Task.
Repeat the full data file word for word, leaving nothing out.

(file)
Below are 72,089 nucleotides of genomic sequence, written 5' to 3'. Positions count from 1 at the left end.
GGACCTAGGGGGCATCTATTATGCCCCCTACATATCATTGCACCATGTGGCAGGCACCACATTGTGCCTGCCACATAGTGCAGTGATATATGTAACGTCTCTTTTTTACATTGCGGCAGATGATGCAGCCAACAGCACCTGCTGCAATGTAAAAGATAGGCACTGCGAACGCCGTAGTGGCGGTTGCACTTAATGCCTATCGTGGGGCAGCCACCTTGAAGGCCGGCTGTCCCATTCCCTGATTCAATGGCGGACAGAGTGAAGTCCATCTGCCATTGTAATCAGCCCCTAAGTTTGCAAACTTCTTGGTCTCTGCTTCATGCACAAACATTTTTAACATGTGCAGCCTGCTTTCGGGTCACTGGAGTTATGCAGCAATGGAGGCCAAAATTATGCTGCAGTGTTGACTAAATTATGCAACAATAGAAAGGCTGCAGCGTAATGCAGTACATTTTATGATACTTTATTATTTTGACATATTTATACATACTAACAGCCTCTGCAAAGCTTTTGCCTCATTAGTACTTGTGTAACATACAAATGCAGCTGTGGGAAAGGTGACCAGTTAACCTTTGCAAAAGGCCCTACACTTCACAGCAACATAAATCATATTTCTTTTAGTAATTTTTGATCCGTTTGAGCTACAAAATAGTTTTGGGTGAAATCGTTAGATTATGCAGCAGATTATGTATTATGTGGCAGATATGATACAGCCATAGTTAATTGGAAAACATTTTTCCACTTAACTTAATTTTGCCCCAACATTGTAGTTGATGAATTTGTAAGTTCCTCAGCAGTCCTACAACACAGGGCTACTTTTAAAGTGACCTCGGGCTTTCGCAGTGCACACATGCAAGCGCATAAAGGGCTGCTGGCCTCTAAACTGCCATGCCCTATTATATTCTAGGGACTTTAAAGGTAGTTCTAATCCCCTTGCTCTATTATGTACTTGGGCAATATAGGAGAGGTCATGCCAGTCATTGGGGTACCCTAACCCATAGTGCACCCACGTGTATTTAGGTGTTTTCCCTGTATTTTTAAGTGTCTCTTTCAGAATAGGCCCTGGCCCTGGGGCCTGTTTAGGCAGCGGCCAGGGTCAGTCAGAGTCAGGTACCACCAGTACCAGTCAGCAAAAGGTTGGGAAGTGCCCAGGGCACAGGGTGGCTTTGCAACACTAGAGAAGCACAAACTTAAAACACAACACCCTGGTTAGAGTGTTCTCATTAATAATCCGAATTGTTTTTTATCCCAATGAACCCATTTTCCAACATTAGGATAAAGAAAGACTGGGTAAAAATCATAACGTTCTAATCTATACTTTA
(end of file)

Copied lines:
Below are 72,089 nucleotides of genomic sequence, written 5' to 3'. Positions count from 1 at the left end.
GGACCTAGGGGGCATCTATTATGCCCCCTACATATCATTGCACCATGTGGCAGGCACCACATTGTGCCTGCCACATAGTGCAGTGATATATGTAACGTCTCTTTTTTACATTGCGGCAGATGATGCAGCCAACAGCACCTGCTGCAATGTAAAAGATAGGCACTGCGAACGCCGTAGTGGCGGTTGCACTTAATGCCTATCGTGGGGCAGCCACCTTGAAGGCCGGCTGTCCCATTCCCTGATTCAATGGCGGACAGAGTGAAGTCCATCTGCCATTGTAATCAGCCCCTAAGTTTGCAAACTTCTTGGTCTCTGCTTCATGCACAAACATTTTTAACATGTGCAGCCTGCTTTCGGGTCACTGGAGTTATGCAGCAATGGAGGCCAAAATTATGCTGCAGTGTTGACTAAATTATGCAACAATAGAAAGGCTGCAGCGTAATGCAGTACATTTTATGATACTTTATTATTTTGACATATTTATACATACTAACAGCCTCTGCAAAGCTTTTGCCTCATTAGTACTTGTGTAACATACAAATGCAGCTGTGGGAAAGGTGACCAGTTAACCTTTGCAAAAGGCCCTACACTTCACAGCAACATAAATCATATTTCTTTTAGTAATTTTTGATCCGTTTGAGCTACAAAATAGTTTTGGGTGAAATCGTTAGATTATGCAGCAGATTATGTATTATGTGGCAGATATGATACAGCCATAGTTAATTGGAAAACATTTTTCCACTTAACTTAATTTTGCCCCAACATTGTAGTTGATGAATTTGTAAGTTCCTCAGCAGTCCTACAACACAGGGCTACTTTTAAAGTGACCTCGGGCTTTCGCAGTGCACACATGCAAGCGCATAAAGGGCTGCTGGCCTCTAAACTGCCATGCCCTATTATATTCTAGGGACTTTAAAGGTAGTTCTAATCCCCTTGCTCTATTATGTACTTGGGCAATATAGGAGAGGTCATGCCAGTCATTGGGGTACCCTAACCCATAGTGCACCCACGTGTATTTAGGTGTTTTCCCTGTATTTTTAAGTGTCTCTTTCAGAATAGGCCCTGGCCCTGGGGCCTGTTTAGGCAGCGGCCAGGGTCAGTCAGAGTCAGGTACCACCAGTACCAGTCAGCAAAAGGTTGGGAAGTGCCCAGGGCACAGGGTGGCTTTGCAACACTAGAGAAGCACAAACTTAAAACACAACACCCTGGTTAGAGTGTTCTCATTAATAATCCGAATTGTTTTTTATCCCAATGAACCCATTTTCCAACATTAGGATAAAGAAAGACTGGGTAAAAATCATAACGTTCTAATCTATACTTTA